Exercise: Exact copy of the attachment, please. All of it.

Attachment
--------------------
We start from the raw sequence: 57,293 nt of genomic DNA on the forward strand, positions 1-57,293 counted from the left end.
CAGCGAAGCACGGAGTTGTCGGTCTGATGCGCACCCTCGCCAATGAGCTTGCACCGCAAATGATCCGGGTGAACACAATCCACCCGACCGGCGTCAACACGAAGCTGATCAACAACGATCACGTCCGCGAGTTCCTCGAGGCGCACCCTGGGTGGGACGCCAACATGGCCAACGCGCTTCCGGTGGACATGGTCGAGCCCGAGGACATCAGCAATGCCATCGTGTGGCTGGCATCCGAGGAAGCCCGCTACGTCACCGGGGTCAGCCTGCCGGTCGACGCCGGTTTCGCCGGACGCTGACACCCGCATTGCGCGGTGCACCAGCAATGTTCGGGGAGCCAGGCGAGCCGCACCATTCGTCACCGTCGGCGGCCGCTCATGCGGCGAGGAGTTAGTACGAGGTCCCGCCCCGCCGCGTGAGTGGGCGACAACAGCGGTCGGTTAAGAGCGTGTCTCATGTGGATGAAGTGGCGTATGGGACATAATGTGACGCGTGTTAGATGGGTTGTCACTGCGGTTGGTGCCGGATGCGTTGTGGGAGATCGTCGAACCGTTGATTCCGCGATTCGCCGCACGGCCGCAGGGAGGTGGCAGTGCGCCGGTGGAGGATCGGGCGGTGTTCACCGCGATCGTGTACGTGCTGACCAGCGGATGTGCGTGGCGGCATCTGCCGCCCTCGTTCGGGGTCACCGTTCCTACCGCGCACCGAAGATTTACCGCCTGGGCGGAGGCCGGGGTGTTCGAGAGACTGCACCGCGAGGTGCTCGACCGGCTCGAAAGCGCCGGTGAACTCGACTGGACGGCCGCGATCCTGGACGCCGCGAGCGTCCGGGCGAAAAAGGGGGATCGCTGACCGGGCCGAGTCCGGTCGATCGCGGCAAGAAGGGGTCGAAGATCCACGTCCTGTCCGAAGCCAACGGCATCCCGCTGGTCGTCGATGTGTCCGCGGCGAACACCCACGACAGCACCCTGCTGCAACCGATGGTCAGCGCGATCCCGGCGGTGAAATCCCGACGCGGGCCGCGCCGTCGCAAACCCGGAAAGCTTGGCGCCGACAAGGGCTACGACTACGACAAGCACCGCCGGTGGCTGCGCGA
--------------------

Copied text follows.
We start from the raw sequence: 57,293 nt of genomic DNA on the forward strand, positions 1-57,293 counted from the left end.
CAGCGAAGCACGGAGTTGTCGGTCTGATGCGCACCCTCGCCAATGAGCTTGCACCGCAAATGATCCGGGTGAACACAATCCACCCGACCGGCGTCAACACGAAGCTGATCAACAACGATCACGTCCGCGAGTTCCTCGAGGCGCACCCTGGGTGGGACGCCAACATGGCCAACGCGCTTCCGGTGGACATGGTCGAGCCCGAGGACATCAGCAATGCCATCGTGTGGCTGGCATCCGAGGAAGCCCGCTACGTCACCGGGGTCAGCCTGCCGGTCGACGCCGGTTTCGCCGGACGCTGACACCCGCATTGCGCGGTGCACCAGCAATGTTCGGGGAGCCAGGCGAGCCGCACCATTCGTCACCGTCGGCGGCCGCTCATGCGGCGAGGAGTTAGTACGAGGTCCCGCCCCGCCGCGTGAGTGGGCGACAACAGCGGTCGGTTAAGAGCGTGTCTCATGTGGATGAAGTGGCGTATGGGACATAATGTGACGCGTGTTAGATGGGTTGTCACTGCGGTTGGTGCCGGATGCGTTGTGGGAGATCGTCGAACCGTTGATTCCGCGATTCGCCGCACGGCCGCAGGGAGGTGGCAGTGCGCCGGTGGAGGATCGGGCGGTGTTCACCGCGATCGTGTACGTGCTGACCAGCGGATGTGCGTGGCGGCATCTGCCGCCCTCGTTCGGGGTCACCGTTCCTACCGCGCACCGAAGATTTACCGCCTGGGCGGAGGCCGGGGTGTTCGAGAGACTGCACCGCGAGGTGCTCGACCGGCTCGAAAGCGCCGGTGAACTCGACTGGACGGCCGCGATCCTGGACGCCGCGAGCGTCCGGGCGAAAAAGGGGGATCGCTGACCGGGCCGAGTCCGGTCGATCGCGGCAAGAAGGGGTCGAAGATCCACGTCCTGTCCGAAGCCAACGGCATCCCGCTGGTCGTCGATGTGTCCGCGGCGAACACCCACGACAGCACCCTGCTGCAACCGATGGTCAGCGCGATCCCGGCGGTGAAATCCCGACGCGGGCCGCGCCGTCGCAAACCCGGAAAGCTTGGCGCCGACAAGGGCTACGACTACGACAAGCACCGCCGGTGGCTGCGCGA